Dave moved on anyway, and eventually landed a prestigious position at Full Sail University, teaching game design for many years. But he continued his home Blackmoor games, sessions that for decades gamers would beg to participate in. At conventions they often got the chance.

Before long, due to the death of TSR partner Kaye, and a buying of more shares by Brian Blume and his brother, Gary found himself the minority shareholder of the company, effectively more an employee than partner in the company that was fast becoming a huge success despite a variety of negatives.

For one thing, stories both true and false about the game in the media (gamers gone missing and suicides) caused a certain amount of eyebrow-raising scrutiny for the hobby, along with religious tongue clicking (Gygax and his wife actually left the Jehovah’s Witnesses due to pressure within their local chapter).

Also, Gary had become obsessed with playing D&D, and it occupied all of his free time. His longtime love of marijuana, the lure of young snizz his new celebrity afforded him, as well as a growing cocaine devotion, helped finish off that marriage, and Gary and Mary Jo divorced in 1983.

“I can’t believe you’re taking half the dungeon!”

Gary continued to be the face of the popular game. While the Blume family continued to run the game aspect of TSR, Gaz was sent off to Hollywood to get the entertainment division off the ground. In gamer circles, tales of Gary doing copious amounts of blow off of young gals’ tatas while cavorting in hot tubs were legendary. He co-produced the popular D&D cartoon, and worked hard (as hard as you can work while playing D&D 15 hours a day with a coke straw glued to your schnozz) to get a D&D movie off the ground.

Villainy Most Foul

The Blumes were back in Lake Geneva having their own party, buying up a fleet of company cars, overstocking the supply cabinets, overstaffing the offices, and believe it or not using company funds to hunt real treasure at the bottom of the sea. Before long, under the leadership of Tweedledumb Blume and Tweedledumber Blume, the three hundy million dollar a year company was several million in debt. Gary, who was close to locking in Orson Wells and John Boorman into his D&D film project, was informed of the Blume’s intention to sell off his beloved company to nix their debt. Spitting out his doobie, and knocking Traci Lords off his junk, Gary boogie-nighted out of his rented Hollywood mansion and hightailed back to the hearth fire in Wisconsin for a little aggressive TCB.

Captain Gygax: Civil War

His tussles with the Blumes and attempts to restructure the company could fill a library’s worth of books, but the long and short of it is Gary got things back on track. He helped hire a Hollywood friend’s sister as a business manager for TSR in 1984, perhaps the greatest mistake of his career. Her name was Lorraine Williams, and that name may as well be “Hitler” to many old school D&D fans.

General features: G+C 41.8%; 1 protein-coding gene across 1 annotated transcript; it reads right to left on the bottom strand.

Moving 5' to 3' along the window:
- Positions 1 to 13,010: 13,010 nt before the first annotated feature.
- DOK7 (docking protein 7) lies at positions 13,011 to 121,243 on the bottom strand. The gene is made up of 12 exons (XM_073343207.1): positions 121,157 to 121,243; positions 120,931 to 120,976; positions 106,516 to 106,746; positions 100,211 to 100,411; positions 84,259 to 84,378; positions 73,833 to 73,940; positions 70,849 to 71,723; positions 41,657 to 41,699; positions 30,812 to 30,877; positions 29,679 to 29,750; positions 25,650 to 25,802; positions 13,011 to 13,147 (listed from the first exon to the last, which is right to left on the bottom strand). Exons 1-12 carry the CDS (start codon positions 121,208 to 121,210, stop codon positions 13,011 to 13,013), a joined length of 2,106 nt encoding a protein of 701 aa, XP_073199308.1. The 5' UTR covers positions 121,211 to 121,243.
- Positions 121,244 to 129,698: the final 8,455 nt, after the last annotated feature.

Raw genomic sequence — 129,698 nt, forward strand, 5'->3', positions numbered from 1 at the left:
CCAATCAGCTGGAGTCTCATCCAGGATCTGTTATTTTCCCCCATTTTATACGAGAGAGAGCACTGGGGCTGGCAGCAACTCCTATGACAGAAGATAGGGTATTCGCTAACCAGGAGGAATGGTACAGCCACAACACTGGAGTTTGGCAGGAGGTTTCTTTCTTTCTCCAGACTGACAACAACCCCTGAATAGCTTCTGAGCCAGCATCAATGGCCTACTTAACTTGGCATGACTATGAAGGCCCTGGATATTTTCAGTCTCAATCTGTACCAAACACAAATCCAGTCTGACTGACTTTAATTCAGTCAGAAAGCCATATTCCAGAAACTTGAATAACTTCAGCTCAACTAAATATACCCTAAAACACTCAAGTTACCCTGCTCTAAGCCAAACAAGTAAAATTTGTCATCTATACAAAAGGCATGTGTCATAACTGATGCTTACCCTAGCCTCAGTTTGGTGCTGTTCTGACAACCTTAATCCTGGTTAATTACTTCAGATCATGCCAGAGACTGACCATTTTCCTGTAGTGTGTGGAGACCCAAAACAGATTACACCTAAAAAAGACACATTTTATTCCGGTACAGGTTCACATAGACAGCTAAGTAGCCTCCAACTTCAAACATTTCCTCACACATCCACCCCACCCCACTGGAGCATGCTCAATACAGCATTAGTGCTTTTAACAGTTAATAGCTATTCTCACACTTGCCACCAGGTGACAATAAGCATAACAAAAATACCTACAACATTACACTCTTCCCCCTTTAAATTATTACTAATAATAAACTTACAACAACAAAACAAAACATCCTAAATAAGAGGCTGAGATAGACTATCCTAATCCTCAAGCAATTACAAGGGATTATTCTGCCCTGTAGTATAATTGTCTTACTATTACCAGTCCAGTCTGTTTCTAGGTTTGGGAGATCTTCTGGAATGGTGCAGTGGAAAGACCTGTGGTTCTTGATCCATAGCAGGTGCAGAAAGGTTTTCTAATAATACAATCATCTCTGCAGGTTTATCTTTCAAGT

Gary soon learned that Lorraine, though an excellent manager, held D&D players in low regard, and actually belittled Gary about it. Gary tried a Machiavellian move or two, but it was to no avail. The Blumes sold their shares to Williams, and with a cackle and flash of brimstone, she became the true power behind TSR.

Gary eventually said “screw it” and went on to try his hand at new gaming ventures, but like a modern Moriarty, Lorraine stymied him at every turn, eventually owning (through lawsuits most foul) and shelving his promising Dangerous Journeys game system.  Though he would always have his name linked to D&D, Gary would never replicate his original game’s success.

“I rolled a natural 20!”

Moving On

TSR sallied forth without it’s founders. To quell outspoken media critics, new editions of D&D purged Christian and demonic elements, and each such edition grew further towards glossy mainstream fantasy and away from the beloved old pulp novels beloved by Gary. Dungeon crawls became passé. Video games would have a bigger influence on D&D gameplay than dusty old fantasy tales.

Through the late 80’s and into the 90’s, and to Lorraine’s credit, TSR actually thrived despite many poor ideas, such as a Rocky and Bullwinkle RPG that included the use of hand puppets (can you imagine?). D&D remained strong, and expansions into comic books and novels were a success. But it would not last.

TSR over extended itself, and poor sales of things such as an attempt to enter the collectable card market doomed the company.

In short, Lorraine eventually sold out to Wizards of the Coast, makers of Magic: The Gathering, who themselves soon sold out to Hasbro. Dungeons and Dragons, once an underground playground for overgrown Conan fans, was in the hands of the owners of Transformers and My Little Pony. For good or bad.

Wrapping Up

Both Gary and Dave never lost their love of gaming, and the hobby continued to be the major force in their lives. Dave continued running his coveted weekly home games all the way up to when he died. Over the years many fans would live their dreams of getting to play at the tables of Gary and Dave at various gaming conventions. Gary passed away in 2008, and his old pal Dave died in 2009.

Lorraine Williams still stalks the Earth, laughing her last laughs at Gary, Dave, and their filthy gamer ilk.

“I still think D&D players are the drizzling shits”